I start with a pound and a half of clay, and throw a thick plate, about 6 inches in diameter. It's best to have a well-defined rim, as the rim will be softened a bit by the stretching in later steps.
Then, using about a one-pound ball of clay, I throw a bottomless cylinder also about six inches in diameter, and about 2 1/2 to 3 inches tall.
When removing the cylinder from the wheel, I gently press it into an oval shape.
I then peel up the thick plate and gently slap it down on the table surface, alternating sides until it is oval shaped. Next, i place toilet paper on the oval plate, and place the oval cylinder on top of it, stretching if necessary.
To make the "roof" of the butter dish, I roll out a slab and cut it into an oval a little larger than the cylinder. After letting this breathe for ten or fifteen minutes (handbuilding is all about timing!) I place it on top of the partially constructed butter dish, and stretch it downwards into the cylinder. I let it rest until early leatherhard in this postion, and then remove it, scratch & slurry the top of the cylinder, and flip it over so it creates a domed top. I trim off the excess and then, using a paddle and a gummy rib (the really bendy red ones are the best), I smooth out the seam. All it needs is something to grip, and we're done!
Lori Keenan Watts (aka me) is a potter, gardener, and avid reader from Augusta, Maine. Though I started my university education in surface design for fabric, clay quickly grabbed me by the heart and redirected my creative impulses. I have been a potter for over 25 years -- hard to believe. The most valuable years of my ceramic education were spent in graduate study at Southern Illinois University at Edwardsville, under the tutalage of Dan Anderson and Paul Dresang.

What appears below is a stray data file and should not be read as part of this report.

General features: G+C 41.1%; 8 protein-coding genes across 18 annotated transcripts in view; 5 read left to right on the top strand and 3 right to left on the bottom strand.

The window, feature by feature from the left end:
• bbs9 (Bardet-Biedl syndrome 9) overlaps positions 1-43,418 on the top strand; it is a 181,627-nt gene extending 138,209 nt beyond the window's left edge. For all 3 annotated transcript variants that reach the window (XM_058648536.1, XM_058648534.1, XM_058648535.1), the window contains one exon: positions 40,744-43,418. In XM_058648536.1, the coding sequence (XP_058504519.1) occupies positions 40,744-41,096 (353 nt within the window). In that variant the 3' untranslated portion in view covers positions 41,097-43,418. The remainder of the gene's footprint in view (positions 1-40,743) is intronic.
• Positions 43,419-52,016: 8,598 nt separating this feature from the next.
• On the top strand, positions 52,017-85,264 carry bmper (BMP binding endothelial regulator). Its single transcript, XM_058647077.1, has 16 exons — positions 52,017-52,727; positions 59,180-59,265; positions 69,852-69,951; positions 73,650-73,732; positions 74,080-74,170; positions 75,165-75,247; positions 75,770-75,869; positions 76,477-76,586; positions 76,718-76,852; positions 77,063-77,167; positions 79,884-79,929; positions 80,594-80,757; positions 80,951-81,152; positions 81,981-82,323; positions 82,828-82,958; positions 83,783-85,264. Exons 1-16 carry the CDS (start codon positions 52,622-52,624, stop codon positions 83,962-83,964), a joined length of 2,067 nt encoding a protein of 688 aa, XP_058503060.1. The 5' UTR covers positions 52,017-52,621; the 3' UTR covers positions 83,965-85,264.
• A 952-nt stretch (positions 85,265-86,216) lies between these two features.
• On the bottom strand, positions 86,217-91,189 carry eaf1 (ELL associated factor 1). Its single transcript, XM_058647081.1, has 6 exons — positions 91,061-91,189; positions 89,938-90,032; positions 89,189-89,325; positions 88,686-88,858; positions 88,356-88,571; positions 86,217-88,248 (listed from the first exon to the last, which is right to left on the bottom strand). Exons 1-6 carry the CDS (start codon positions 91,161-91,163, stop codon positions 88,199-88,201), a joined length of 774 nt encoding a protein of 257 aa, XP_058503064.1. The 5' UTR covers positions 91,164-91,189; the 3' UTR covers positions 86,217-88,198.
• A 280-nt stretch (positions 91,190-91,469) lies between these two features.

My aesthetic is guided by my love of the material itself. What fascinates me and makes a pot compelling for me is the clay-ness of clay: the squooshiness that becomes the adamantine solidity. I also like patterns, unexpected proportions, and when the flame comes along and dissolves part of my careful decorating efforts! I am obstinate about this aesthetic, to a point which might be called pig-headed, but hey, if you don't like what you make, why bother?
My happy little family also includes my husband, musician and photographer (and author of the book Alewife) Doug Watts; five cats; and a turtle, all foundlings and rescues of one stripe or another.